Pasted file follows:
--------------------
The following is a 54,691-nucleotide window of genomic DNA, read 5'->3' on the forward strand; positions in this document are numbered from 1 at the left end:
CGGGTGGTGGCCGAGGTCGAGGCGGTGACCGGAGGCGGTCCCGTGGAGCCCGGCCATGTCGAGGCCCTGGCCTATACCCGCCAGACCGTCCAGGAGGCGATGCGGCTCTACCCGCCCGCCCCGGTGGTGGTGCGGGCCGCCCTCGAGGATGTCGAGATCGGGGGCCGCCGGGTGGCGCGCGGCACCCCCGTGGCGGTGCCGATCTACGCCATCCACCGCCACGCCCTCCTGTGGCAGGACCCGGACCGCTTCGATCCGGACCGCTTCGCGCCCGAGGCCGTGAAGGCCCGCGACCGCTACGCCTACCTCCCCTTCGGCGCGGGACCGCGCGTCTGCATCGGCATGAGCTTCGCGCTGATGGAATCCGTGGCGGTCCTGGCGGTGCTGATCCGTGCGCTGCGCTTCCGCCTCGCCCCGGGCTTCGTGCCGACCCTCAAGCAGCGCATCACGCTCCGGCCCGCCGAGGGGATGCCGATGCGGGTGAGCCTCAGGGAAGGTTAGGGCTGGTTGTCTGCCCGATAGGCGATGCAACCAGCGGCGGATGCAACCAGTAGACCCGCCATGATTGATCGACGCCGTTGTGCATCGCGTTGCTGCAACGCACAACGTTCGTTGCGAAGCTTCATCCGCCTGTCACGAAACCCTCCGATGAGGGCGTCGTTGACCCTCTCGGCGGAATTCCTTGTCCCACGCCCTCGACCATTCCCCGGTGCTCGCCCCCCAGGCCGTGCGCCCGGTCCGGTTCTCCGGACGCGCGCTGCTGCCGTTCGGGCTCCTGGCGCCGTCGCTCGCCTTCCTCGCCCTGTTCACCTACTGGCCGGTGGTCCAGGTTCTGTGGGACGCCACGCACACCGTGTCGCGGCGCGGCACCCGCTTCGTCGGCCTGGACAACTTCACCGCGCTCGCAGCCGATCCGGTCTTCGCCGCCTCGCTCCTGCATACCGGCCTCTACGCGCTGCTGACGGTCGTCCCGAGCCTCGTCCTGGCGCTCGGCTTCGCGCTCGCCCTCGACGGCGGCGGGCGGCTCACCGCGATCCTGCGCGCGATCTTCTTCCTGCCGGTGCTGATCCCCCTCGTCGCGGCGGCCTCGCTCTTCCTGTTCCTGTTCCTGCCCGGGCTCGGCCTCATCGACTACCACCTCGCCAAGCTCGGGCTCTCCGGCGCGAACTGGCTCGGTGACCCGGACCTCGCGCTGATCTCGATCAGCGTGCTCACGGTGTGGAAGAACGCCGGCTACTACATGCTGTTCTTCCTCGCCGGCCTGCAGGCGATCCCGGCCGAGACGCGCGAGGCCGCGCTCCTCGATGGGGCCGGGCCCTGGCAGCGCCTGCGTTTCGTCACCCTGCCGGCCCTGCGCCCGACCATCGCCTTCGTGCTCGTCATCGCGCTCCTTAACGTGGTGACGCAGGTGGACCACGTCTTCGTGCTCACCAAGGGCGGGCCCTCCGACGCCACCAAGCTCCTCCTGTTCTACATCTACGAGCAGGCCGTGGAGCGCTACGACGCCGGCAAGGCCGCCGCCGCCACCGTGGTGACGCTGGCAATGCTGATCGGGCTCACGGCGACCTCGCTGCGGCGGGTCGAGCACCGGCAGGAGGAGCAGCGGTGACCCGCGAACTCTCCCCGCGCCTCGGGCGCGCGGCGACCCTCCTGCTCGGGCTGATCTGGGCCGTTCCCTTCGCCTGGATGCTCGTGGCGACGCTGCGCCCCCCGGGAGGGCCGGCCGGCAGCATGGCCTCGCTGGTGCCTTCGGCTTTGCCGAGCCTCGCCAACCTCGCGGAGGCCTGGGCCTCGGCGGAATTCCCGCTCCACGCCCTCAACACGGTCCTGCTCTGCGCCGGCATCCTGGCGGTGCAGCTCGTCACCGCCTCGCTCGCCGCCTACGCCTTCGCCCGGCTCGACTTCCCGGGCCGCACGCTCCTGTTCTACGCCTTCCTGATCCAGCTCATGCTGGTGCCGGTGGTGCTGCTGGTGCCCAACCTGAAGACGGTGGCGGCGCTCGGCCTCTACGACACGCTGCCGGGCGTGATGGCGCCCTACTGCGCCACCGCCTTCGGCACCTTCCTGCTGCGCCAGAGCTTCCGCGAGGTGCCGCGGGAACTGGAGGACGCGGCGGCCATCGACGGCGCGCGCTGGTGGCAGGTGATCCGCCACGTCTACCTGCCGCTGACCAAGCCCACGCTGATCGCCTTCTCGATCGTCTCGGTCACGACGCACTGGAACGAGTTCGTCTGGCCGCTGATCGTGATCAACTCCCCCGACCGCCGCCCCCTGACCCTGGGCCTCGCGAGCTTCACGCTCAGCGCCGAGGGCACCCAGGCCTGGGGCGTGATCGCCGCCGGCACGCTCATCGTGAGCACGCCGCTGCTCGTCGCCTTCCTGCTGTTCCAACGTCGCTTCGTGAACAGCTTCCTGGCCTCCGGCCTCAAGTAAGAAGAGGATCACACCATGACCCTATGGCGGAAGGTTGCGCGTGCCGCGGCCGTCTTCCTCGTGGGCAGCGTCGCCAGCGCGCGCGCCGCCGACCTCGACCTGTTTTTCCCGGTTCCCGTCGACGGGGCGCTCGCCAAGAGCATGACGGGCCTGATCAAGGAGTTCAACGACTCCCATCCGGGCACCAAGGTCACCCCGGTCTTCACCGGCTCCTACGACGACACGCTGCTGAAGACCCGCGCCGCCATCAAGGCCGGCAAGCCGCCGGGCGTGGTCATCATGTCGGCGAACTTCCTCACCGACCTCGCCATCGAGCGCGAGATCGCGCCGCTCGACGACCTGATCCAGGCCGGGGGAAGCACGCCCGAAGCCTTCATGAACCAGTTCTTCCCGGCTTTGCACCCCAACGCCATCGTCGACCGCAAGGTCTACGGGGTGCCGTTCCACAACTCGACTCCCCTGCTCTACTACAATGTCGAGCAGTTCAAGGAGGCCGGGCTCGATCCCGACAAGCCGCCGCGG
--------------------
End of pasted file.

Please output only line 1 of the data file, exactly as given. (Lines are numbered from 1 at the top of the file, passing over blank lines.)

The following is a 54,691-nucleotide window of genomic DNA, read 5'->3' on the forward strand; positions in this document are numbered from 1 at the left end: